“With the death of Tina Turner, the world has lost an icon,” said Swiss President Alain Berset tweeted Wednesday following the death of the star at the age of 83. He called the singer, who had lived in Switzerland since 1995, “an impressive woman who has found a second home” in the country.
On Thursday, roses and candles were placed outside the gates of Turner’s home in Küsnacht on Lake Zurich’s Golden Coast. “You are simply the best,” reads a handwritten tribute to the singer, a nod to one of her most famous songs.
Turner was “a proud citizen of Küsnacht,” the municipality said in a statement, adding that she touched many with her “warmth and modesty.” The statement said Turner sponsored a lifeboat named “TINA” and donated Christmas lights.
“She’s pretty much gone European,” British music journalist Lloyd Bradley said in emailed comments on Thursday, adding that it’s helped her maintain her success in Europe. “British crowds seemed to at least regard her as ‘one of us’.”
In an interview with CNN’s Larry King in 1997, Turner described why she left her life in the United States behind. “Basically, Europe has been very supportive of my music,” she said. “Private Dancer was the start of my success in England,” she said of her fifth solo studio album, recorded in London and released in 1984, which eventually went multi-platinum.
Tina Turner sang beyond her pain
When King asked her if Europe had been more supportive of her than America, Turner replied “Yes” with a smile. “Yes, a lot.”
“But you are a major star here; you’re a superstar in America,” King said, before Turner replied, “Not as big as Madonna. I am as big as Madonna in Europe.
Even when Turner was part of a musical duo with her abusive husband Ike, she found a different level of appreciation in Europe. While most of Ike and Tina Turner’s hits remained on the R&B circuit in the United States, their songs found mainstream success in England, “which has a long history of appreciation for black American styles of music”. , the Washington Post previously reported. The Rolling Stones opened for Ike and Tina on their first UK tour in 1965.
Turner’s time in England also played an important role after he split from Ike in 1976 and made a name for himself as a solo artist.
“It was a shrewd move on her part when, in the late 1970s, when she couldn’t buy a hit in the United States and was all but relegated to cabaret, she took the Australian lead which had strong connections in Europe,” Bradley said.
“The live job she got there allowed her to escape the ‘nostalgia tag’ and reinvent herself with the help of Marsh & Ware, the quintessential British/European electronic music wizards. … Interestingly, this sound was important in the United States and allowed him to sell himself in his native country as a very modern rock star.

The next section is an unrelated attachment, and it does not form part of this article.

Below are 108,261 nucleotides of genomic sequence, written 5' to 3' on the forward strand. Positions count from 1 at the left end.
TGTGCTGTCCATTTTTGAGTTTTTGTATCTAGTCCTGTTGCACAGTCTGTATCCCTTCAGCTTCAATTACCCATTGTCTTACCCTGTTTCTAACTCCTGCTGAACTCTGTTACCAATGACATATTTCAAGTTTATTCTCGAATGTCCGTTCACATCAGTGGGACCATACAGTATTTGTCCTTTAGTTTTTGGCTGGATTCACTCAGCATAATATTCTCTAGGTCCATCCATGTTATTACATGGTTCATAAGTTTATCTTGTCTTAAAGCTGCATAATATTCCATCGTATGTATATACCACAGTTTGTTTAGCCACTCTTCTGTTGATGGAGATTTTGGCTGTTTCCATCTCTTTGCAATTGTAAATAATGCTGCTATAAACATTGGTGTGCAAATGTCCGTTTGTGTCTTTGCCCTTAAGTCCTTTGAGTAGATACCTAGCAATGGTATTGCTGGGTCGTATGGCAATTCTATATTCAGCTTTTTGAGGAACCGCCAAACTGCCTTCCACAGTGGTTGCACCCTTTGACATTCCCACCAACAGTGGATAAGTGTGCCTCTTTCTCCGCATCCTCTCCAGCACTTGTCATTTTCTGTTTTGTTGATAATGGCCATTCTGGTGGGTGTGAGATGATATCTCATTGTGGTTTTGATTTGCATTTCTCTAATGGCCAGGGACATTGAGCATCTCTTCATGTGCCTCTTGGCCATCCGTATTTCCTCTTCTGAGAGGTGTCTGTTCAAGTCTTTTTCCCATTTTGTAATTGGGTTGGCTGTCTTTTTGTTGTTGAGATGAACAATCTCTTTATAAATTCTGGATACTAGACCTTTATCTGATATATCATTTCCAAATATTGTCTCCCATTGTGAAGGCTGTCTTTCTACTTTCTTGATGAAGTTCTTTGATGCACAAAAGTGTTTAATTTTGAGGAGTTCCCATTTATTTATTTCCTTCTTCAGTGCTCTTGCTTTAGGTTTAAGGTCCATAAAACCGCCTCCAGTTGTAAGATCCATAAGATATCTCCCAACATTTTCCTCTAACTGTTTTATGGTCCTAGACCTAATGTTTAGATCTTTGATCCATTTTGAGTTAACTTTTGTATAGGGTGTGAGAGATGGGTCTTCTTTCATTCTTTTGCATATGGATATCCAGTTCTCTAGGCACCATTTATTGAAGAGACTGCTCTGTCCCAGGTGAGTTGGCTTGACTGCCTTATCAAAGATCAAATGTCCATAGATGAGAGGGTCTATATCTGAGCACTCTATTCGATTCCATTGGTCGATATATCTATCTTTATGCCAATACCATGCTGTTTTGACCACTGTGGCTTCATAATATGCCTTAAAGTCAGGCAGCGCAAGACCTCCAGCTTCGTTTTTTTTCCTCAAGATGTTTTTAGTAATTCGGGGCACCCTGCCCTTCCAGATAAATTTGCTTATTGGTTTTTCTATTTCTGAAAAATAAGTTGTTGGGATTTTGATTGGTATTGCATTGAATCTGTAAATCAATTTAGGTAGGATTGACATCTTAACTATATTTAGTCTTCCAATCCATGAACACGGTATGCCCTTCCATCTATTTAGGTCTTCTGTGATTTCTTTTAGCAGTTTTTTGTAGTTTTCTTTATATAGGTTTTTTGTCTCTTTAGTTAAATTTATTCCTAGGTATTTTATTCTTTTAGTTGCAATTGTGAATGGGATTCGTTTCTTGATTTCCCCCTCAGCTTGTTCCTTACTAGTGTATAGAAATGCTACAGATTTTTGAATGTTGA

Turner also credits British star David Bowie with signing to Capitol Records. Bowie had told company officials he was going to see his favorite singer, “so they all came and lo and behold – I was on stage. They signed me just because of David,” she said. told the Post in a 1993 interview.
Turner also explained how she found more sustained success in Europe in an interview with “60 Minutes” in 1996. “What I find with my homeland is that nothing lasts very long,” Turner said. “Europe is different.”
Turner told ’60 Minutes’ that many people outside of Europe were stunned when she explained that she was an even bigger star in Europe than she was in the United States. “Nobody in America knows. I mean, people are always shocked when I explain to them,” she said.
With more concert tickets sold than any other solo artist in music history, Turner has performed countless times across the continent, from London to Paris, Berlin to Prague, to adoring fans. “She was a true female rock legend and … so few of them are European, even European adoptees like Tina and Chrissie Hynde,” Bradley said.
Greg Rose, a British fan who loved the singer so much he threw a Tina Turner-themed birthday party, wrote on Facebook that the singer had been “stuck on” her bedroom walls since he was teenager and that he had seen her for more than 70 years. times in concert.
Bruno Garcez, a Brazilian journalist based in London, said his fascination with Turner began when he was a teenager. The 50-year-old said he still finds her inspiring today. “Her life story encapsulates the very concept of resilience, strength and overcoming. It’s amazing what she’s been through,” he said in an interview on Thursday.
Beyond her professional success, Europe was also important to Turner in another way – because it was there that she met her future husband, German music director Erwin Bach. The two met in 1985 and were together for nearly 40 years, getting married in 2013. They lived together in Germany and then Switzerland.
On social media, many hailed Turner’s decision to leave American soil and move to Europe as inspirational.
American writer Joy C. Mitchell, based in Europe, said Wednesday that Turner was “one of the first black American women” she saw move to Europe and find “professional success and love.” Turner “was, in some ways, the model,” Mitchell wrote. “I always imagined meeting her whenever I was in Switzerland and saying thank you.”